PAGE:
If you’ve kept chickens for long enough you’ve probably seen a wide range of eggs: different sizes from the double-yolker to the super-small, ‘fart egg’; wrinkled; bumpy; odd-shaped; eggs with tails; even an egg-within-an-egg. Most of these are anomalies and don’t necessarily indicate potential health problems. A soft-shelled egg can be a one-off or can mean something to be on the lookout for. (If you’re interested in learning more about weird eggs click here.)
Eggshells are mostly made from calcium, so it’s important your layers get lots of calcium in their diet. New layers, or a hen that has issues with the absorption of calcium, might lay a soft-shelled egg. You’ll know it because it feels rubbery instead of having a hard shell. I try to ensure that my birds have access to oyster shell, high calcium foods and crushed eggs shells. The result is I rarely find soft-shelled eggs.
I currently have two pens, each with a coop: one with my rooster and 18 hens and the other with 15 teenaged pullets. I’ve noticed that the pullets don’t eat the oyster shell – they all, as a group, seem to avoid it. I make sure that I put crushed eggshells in their feed a couple of times a week to give them a calcium boost.
Last week I noticed several dried up soft-shelled eggs in the pen (not in the coop), as though they were laid outside. I didn’t know which pullet laid them and all the other eggs are normal.
When I was taking photos of my birds Corazon, an Appenzeller Spitzhauben x, came into the coop looking for a nest box. She wandered around, quickly left and when she stood in the doorway I saw her vent was inverted and slimy stuff was coming out. I’ve dealt with a prolapsed vent and an egg bound hen and wasn’t looking forward to dealing with a potential emergency.
I went into the house and filled my kitchen sink with warm water and Epsom salts, covered my countertops with a sheet and got my first aid kit. I brought Corazon into the house and put her into the sink for a soak. Most hens seem to relax in warm water, but she was having none of it. She talked non-stop and did not look happy.
When she settled down a bit I grabbed my camera. Too often, I have regretted not having photos to document an experience, so I had my camera with me. The problem was taking a picture required two hands and in the moment I released her she tried to make a break for it. In the ensuing capture I got soaked. I wear glasses so they were covered with chicken bath water (did I mention I had just spent several minutes picking poop off her feathers?). Good thing my partner was out of town: she’s not too keen on having the kitchen turned into a makeshift animal hospital. Not to worry, I clean up really thoroughly.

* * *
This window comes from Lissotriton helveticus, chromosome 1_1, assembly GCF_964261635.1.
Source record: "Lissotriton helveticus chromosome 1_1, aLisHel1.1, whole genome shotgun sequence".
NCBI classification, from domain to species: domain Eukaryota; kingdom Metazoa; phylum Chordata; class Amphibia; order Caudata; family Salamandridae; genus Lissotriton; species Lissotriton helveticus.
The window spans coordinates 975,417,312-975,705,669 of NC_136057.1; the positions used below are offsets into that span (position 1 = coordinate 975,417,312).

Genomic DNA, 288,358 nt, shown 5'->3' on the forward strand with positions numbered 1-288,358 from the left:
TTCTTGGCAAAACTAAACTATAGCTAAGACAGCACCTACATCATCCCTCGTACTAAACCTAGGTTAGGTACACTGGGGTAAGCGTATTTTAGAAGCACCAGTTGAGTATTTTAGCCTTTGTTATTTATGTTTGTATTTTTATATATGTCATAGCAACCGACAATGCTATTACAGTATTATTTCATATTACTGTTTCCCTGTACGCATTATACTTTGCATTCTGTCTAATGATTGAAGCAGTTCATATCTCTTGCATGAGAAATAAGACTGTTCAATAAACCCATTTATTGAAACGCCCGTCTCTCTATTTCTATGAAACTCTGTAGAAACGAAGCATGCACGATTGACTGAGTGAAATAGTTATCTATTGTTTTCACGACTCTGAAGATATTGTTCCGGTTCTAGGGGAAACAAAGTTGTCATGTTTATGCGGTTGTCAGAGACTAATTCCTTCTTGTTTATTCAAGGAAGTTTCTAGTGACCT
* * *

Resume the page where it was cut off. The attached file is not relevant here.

After the bath (one could hardly liken it to spa day), I swaddled her into a towel, covering her head. Most hens are totally compliant by that point, but true to form she gave another little struggle. I did an internal exam (wearing gloves and using lube) and found there was no egg or remnants of one. I wasn’t expecting a normal egg, but if I had felt part of a soft-shelled one I would have gently removed it.
The potential danger of soft-shelled eggs is hens often strain to lay them and in the process their vent can prolapse (turn inside out). What I saw when she was standing in the coop doorway was a minor prolapse as she was trying to push the remnants of a soft-shelled egg out of her vent.
Post-exam: she seemed fine, but just to be on the safe side I put her in a crate with Tums in her water and gave her a dish of Greek yoghurt, hoping to boost her calcium uptake before she laid her next egg.
By the following morning, she was anxious to get back to her flock. I let her rejoin them after checking her vent was totally normal. The next day I found an egg in the pen – this time with a hard shell. I haven’t spotted her in the nest box, but I also haven’t found another soft-shelled egg. I have been giving the whole group high calcium foods to make sure they’re all laying normally.
So what can you do to prevent soft-shelled eggs?
- Give them free access to oyster shell and crushed eggshells. Each hen will hopefully eat as much as she needs. The result of excess calcium are small deposits on the shell; too little and you’ll get a soft shell.
- Avoid overfeeding foods that interfere with calcium absorption: spinach, beet greens, chard and citrus fruits.
- Add Apple Cider Vinegar (1 tablespoon/gallon) to their water to increase calcium absorption.
- Give them calcium rich foods: seeds (poppy, chia, sunflower), dairy products like cheese and yoghurt, fish, beans and lentils, nuts, dark leafy greens, broccoli, arugula, okra, edamame, tofu, sweet potatoes and butternut squash.
- If you’re finding a number of soft-shelled eggs figure out who’s laying them and monitor for any potential health issues.